Sign up ×
Mathematics Stack Exchange is a question and answer site for people studying math at any level and professionals in related fields. It's 100% free, no registration required.

While reading a paper about the modular group $\Gamma = PSL_2(\mathbb{Z})$, I came upon the following sentence ($\Gamma(N)$ is the kernel of the canonical map $PSL_2(\mathbb{Z}) \rightarrow PSL_2(\mathbb{Z}/N\mathbb{Z})$, which is a surjection):

"It is well-known that the index of $\Gamma(N)$ in $\Gamma$ is $\frac{N^3}{2} \prod_{p|N}(1-\frac{1}{p^2})$ for $N \geq 3$."

Now, I was wondering, how do you calculate this ? I understand that basically, this means you have to calculate the number of elements in $GL_2(\mathbb{Z}/N\mathbb{Z})$ and then divide by 2 times the number of invertible elements of $\mathbb{Z}/N\mathbb{Z}$, but there I'm stuck. I know that for $N$ prime, this holds.

share|cite|improve this question
Use the Chinese Remainder Theorem to reduce to the case that $N$ is a prime power and then see what you can do from there. – Qiaochu Yuan Feb 19 '12 at 17:27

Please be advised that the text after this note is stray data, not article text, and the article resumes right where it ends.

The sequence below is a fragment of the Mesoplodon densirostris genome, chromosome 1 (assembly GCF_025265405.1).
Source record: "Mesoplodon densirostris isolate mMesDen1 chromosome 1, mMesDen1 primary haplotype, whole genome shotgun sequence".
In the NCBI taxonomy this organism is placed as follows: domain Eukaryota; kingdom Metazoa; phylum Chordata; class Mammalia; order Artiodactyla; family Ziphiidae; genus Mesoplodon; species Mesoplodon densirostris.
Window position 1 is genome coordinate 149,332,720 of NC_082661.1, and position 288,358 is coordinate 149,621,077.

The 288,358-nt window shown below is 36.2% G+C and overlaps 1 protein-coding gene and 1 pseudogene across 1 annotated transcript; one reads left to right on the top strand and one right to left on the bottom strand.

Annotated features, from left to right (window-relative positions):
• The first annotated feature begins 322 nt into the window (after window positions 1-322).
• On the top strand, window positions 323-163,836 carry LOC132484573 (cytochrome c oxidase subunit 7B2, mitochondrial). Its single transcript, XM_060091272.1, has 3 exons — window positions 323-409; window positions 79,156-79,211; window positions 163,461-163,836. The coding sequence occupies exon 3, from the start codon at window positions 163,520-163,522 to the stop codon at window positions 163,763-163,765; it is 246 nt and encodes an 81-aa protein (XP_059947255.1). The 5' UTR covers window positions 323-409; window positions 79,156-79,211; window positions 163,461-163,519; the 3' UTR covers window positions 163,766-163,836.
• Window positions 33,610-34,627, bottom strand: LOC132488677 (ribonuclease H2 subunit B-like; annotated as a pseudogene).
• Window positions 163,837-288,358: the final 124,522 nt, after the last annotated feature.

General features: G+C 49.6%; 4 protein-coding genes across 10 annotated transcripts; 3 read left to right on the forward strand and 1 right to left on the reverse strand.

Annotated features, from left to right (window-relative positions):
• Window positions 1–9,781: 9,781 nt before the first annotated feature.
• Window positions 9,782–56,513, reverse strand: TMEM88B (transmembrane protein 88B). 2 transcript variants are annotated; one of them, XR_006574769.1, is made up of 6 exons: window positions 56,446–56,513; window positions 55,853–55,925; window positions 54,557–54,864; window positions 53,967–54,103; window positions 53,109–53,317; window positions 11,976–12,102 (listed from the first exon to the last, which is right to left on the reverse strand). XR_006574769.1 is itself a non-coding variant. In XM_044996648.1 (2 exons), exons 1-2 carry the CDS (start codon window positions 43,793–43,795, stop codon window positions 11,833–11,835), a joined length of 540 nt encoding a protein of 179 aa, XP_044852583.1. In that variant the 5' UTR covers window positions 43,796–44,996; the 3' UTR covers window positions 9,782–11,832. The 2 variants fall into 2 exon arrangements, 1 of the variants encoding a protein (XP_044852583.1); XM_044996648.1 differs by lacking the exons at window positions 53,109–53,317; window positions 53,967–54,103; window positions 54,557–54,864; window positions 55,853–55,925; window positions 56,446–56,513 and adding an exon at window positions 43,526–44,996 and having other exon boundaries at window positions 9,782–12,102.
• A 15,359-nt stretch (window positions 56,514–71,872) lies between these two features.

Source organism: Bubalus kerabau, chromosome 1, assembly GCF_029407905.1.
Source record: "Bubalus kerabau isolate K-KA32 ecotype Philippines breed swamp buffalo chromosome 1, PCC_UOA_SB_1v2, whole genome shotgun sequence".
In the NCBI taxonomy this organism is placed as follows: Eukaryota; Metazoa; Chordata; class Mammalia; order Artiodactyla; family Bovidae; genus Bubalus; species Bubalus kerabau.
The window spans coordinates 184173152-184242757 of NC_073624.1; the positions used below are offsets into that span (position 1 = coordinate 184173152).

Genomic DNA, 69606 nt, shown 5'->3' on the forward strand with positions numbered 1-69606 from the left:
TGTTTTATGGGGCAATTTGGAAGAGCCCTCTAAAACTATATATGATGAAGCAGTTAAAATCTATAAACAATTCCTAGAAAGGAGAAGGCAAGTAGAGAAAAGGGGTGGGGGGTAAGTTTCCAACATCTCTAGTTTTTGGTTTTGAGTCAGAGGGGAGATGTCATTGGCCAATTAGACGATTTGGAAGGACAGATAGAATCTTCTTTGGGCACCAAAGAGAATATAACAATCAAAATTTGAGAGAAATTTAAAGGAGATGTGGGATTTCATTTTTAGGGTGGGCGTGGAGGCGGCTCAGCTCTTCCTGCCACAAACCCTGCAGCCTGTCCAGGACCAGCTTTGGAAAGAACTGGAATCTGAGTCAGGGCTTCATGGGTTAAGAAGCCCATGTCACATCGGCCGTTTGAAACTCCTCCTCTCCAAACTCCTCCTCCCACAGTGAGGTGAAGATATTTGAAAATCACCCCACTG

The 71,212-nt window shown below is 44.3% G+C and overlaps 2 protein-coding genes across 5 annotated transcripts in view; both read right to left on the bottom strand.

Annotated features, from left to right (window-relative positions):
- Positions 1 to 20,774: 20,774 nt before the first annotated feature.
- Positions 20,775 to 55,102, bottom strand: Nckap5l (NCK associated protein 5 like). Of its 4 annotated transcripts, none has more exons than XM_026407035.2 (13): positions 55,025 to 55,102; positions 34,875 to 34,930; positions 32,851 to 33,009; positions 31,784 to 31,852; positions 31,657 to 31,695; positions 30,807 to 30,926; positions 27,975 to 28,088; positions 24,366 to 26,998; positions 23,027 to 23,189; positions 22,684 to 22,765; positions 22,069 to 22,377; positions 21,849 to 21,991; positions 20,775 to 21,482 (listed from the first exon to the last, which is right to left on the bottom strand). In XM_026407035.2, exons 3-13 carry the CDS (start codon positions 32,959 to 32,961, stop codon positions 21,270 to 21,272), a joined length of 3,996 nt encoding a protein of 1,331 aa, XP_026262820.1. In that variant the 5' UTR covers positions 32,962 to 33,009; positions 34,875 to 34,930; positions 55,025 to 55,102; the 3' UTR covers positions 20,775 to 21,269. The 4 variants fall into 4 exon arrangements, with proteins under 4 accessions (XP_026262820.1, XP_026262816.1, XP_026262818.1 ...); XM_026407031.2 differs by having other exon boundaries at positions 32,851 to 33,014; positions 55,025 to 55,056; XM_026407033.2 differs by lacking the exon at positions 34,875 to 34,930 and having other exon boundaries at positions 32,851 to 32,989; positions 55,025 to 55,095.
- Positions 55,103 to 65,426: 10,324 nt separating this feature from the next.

I had the same idea, but I'm having trouble finding a connection between $GL_2(\mathbb{Z}/N\mathbb{Z})$ and $GL_2(\mathbb{Z}/p^N\mathbb{Z})$, with $p^n|N$. And I'm sorry to say, but I can't even calculate the number of elements in $GL_2(\mathbb{Z}/p^n \mathbb{Z})$. – KevinDL Feb 19 '12 at 17:34
$\text{GL}_2(\mathbb{Z}/N\mathbb{Z})$ is the direct product of the groups $\text{GL}_2(\mathbb{Z}/p^n\mathbb{Z})$ where $p^n$ is the greatest power of $p$ that divides $N$. Again, this follows from CRT. – Qiaochu Yuan Feb 19 '12 at 17:35
Okay, I think I see that, thanks. I still need help in the case of an arbitrary prime power. – KevinDL Feb 19 '12 at 17:42
You need to count the number of $2 \times 2$ integer matrices with entries in $\{0,1, \dots p^{n}-1 \}$ whose determinants are not divisible by $p.$ – Geoff Robinson Feb 19 '12 at 18:32

Your Answer


By posting your answer, you agree to the privacy policy and terms of service.

Browse other questions tagged or ask your own question.